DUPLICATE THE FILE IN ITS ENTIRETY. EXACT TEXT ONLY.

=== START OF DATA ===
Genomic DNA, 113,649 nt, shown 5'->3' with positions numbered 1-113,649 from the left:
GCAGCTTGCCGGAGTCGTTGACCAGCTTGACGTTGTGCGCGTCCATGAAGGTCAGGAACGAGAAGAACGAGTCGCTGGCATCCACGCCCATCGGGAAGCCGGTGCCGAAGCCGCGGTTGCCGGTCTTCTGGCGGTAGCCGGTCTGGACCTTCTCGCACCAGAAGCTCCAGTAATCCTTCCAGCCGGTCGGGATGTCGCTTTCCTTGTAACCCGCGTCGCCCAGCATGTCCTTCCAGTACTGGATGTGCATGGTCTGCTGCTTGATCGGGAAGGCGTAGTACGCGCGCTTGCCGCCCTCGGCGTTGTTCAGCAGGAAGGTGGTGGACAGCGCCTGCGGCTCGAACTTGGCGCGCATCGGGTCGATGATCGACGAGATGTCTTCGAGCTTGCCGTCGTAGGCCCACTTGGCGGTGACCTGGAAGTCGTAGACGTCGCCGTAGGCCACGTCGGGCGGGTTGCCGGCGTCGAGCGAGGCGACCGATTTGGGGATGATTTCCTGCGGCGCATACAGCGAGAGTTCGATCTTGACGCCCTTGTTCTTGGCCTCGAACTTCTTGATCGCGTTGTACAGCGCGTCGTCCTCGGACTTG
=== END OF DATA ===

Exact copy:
Genomic DNA, 113,649 nt, shown 5'->3' with positions numbered 1-113,649 from the left:
GCAGCTTGCCGGAGTCGTTGACCAGCTTGACGTTGTGCGCGTCCATGAAGGTCAGGAACGAGAAGAACGAGTCGCTGGCATCCACGCCCATCGGGAAGCCGGTGCCGAAGCCGCGGTTGCCGGTCTTCTGGCGGTAGCCGGTCTGGACCTTCTCGCACCAGAAGCTCCAGTAATCCTTCCAGCCGGTCGGGATGTCGCTTTCCTTGTAACCCGCGTCGCCCAGCATGTCCTTCCAGTACTGGATGTGCATGGTCTGCTGCTTGATCGGGAAGGCGTAGTACGCGCGCTTGCCGCCCTCGGCGTTGTTCAGCAGGAAGGTGGTGGACAGCGCCTGCGGCTCGAACTTGGCGCGCATCGGGTCGATGATCGACGAGATGTCTTCGAGCTTGCCGTCGTAGGCCCACTTGGCGGTGACCTGGAAGTCGTAGACGTCGCCGTAGGCCACGTCGGGCGGGTTGCCGGCGTCGAGCGAGGCGACCGATTTGGGGATGATTTCCTGCGGCGCATACAGCGAGAGTTCGATCTTGACGCCCTTGTTCTTGGCCTCGAACTTCTTGATCGCGTTGTACAGCGCGTCGTCCTCGGACTTG